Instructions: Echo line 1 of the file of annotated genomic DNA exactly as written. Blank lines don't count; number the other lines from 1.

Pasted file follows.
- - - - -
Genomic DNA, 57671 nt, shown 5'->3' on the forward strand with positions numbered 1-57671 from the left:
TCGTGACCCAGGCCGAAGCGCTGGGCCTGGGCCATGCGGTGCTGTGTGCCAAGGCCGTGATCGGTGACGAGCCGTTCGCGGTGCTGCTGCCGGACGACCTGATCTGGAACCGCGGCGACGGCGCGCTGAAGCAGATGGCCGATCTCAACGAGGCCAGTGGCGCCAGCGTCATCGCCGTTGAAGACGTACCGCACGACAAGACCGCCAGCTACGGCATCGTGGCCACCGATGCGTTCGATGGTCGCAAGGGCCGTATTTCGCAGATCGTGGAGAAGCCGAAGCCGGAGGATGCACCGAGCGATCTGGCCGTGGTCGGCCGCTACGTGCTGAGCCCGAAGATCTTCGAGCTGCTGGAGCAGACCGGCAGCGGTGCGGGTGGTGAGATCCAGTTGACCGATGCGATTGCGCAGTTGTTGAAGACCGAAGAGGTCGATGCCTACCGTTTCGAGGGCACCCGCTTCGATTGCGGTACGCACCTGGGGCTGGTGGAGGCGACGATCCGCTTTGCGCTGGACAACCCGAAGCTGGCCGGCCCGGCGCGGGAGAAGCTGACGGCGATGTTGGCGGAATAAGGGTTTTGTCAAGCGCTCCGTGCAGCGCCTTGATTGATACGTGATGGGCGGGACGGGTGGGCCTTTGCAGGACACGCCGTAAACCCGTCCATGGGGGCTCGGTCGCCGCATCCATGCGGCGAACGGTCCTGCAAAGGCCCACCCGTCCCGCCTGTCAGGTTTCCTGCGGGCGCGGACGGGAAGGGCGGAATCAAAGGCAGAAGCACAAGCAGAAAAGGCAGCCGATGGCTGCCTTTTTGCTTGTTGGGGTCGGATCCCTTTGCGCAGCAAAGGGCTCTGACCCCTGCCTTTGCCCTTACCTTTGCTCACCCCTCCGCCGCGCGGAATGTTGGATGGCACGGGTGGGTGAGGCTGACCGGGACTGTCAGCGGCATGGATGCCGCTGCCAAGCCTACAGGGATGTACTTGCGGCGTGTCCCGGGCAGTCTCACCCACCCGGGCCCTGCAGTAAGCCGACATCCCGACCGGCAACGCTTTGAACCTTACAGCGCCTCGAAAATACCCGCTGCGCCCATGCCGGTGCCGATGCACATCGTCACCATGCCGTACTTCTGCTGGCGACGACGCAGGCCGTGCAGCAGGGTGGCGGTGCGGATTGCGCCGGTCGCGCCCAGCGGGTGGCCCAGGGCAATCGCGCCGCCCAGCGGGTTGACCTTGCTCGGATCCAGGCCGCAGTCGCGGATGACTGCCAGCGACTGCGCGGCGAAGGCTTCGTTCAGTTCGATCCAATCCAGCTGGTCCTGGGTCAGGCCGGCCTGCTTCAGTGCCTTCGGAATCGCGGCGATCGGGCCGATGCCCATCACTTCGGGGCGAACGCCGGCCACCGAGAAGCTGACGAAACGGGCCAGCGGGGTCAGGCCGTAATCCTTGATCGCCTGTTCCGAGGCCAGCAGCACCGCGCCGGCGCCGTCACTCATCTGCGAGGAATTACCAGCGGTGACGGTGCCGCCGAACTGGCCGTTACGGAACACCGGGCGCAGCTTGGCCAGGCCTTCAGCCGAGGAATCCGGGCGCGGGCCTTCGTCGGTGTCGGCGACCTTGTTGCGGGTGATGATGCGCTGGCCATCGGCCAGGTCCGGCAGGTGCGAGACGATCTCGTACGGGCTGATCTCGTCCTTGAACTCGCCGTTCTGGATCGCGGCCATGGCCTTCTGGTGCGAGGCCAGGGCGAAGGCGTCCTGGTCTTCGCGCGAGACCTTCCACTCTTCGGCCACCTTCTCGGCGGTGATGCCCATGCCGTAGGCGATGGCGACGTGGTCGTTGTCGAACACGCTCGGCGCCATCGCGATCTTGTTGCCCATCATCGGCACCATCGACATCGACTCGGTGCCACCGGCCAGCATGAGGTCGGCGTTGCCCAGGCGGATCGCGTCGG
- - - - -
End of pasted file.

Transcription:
Genomic DNA, 57671 nt, shown 5'->3' on the forward strand with positions numbered 1-57671 from the left: